(By the way, you're going to read the words "wonderfully designed"--or a derivative thereof--frequently in this post. Fantagraphics has some of the best-designed books in the comics industry today.)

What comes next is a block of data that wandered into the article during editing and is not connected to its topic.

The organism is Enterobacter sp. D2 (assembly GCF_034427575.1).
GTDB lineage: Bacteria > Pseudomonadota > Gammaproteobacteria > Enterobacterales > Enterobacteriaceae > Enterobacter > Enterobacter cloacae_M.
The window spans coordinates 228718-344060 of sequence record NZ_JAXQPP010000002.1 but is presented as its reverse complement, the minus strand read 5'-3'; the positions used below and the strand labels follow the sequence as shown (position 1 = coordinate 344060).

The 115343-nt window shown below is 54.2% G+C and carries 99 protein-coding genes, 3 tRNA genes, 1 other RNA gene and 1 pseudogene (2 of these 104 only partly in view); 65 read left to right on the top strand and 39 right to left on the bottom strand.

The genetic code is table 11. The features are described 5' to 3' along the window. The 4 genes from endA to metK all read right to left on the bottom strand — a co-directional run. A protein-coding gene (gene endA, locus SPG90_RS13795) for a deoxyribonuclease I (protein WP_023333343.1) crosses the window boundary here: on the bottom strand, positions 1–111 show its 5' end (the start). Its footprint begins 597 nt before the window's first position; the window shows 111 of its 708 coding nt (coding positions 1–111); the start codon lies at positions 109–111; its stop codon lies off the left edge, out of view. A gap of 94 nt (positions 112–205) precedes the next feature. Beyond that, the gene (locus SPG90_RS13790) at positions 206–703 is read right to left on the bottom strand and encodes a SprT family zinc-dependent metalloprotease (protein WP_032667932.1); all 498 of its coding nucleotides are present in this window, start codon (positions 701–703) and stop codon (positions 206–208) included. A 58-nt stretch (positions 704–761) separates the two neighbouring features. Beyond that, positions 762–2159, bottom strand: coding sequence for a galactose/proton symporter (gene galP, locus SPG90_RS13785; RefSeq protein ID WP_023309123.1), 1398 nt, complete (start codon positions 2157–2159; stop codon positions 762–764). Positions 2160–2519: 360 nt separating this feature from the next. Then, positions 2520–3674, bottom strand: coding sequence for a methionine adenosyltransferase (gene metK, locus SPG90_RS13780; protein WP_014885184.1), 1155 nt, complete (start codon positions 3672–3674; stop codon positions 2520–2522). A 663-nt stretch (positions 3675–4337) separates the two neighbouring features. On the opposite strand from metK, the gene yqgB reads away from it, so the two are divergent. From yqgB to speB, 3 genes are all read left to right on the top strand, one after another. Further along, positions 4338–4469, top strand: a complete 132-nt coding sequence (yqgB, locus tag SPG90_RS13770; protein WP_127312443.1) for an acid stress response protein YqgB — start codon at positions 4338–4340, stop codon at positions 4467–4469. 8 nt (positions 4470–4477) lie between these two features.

Humbug is a sumptuous, 2-volume, slipcased, hardcover reprinting of Harvey Kurtzman's third humor and comics magazine (after Mad and Trump, but before Help!). It is quite possibly the best designed book I've ever seen come out of any comics company, clean and attractive and perfectly suiting its late 1950s time period. Designed by Adam Grano, the set reprints all 12 issues in their entirety (except where Kurtzman and company reprinted their own stuff) in beautiful, restored glory. That company was Jack Davis, Will Elder, Arnold Roth and Al Jaffee. Elder, Roth, and Jaffee were all partners in the venture, a magazine Kurtzman started when Trump--published by Playboy's Hugh Hefner--went belly-up after only 2 issues (Dark Horse is reprinting Trump this summer). The Fantagraphics reprint divides the 12-issue run into 2 hardbounds, each sporting a brand-new cover painting (Vol. 1 by Al Jaffee, Vol. 2 by Arnold Roth). Vol. 1 includes a long interview by John Benson with both Jaffee and Roth; Vol. 2 includes annotations by John Benson. Humbug is very much a creature of its time, topical to almost a fault, and you'll have to be up on your American history to get some of the humor, but it's a perfect little time capsule by five cartoonists and humorists at the top of their respective games. My only one small gripe with this collection is I wish there was more historical stuff with it--essays, interviews, etc., but believe me...this is so wonderful, that's a very small gripe indeed.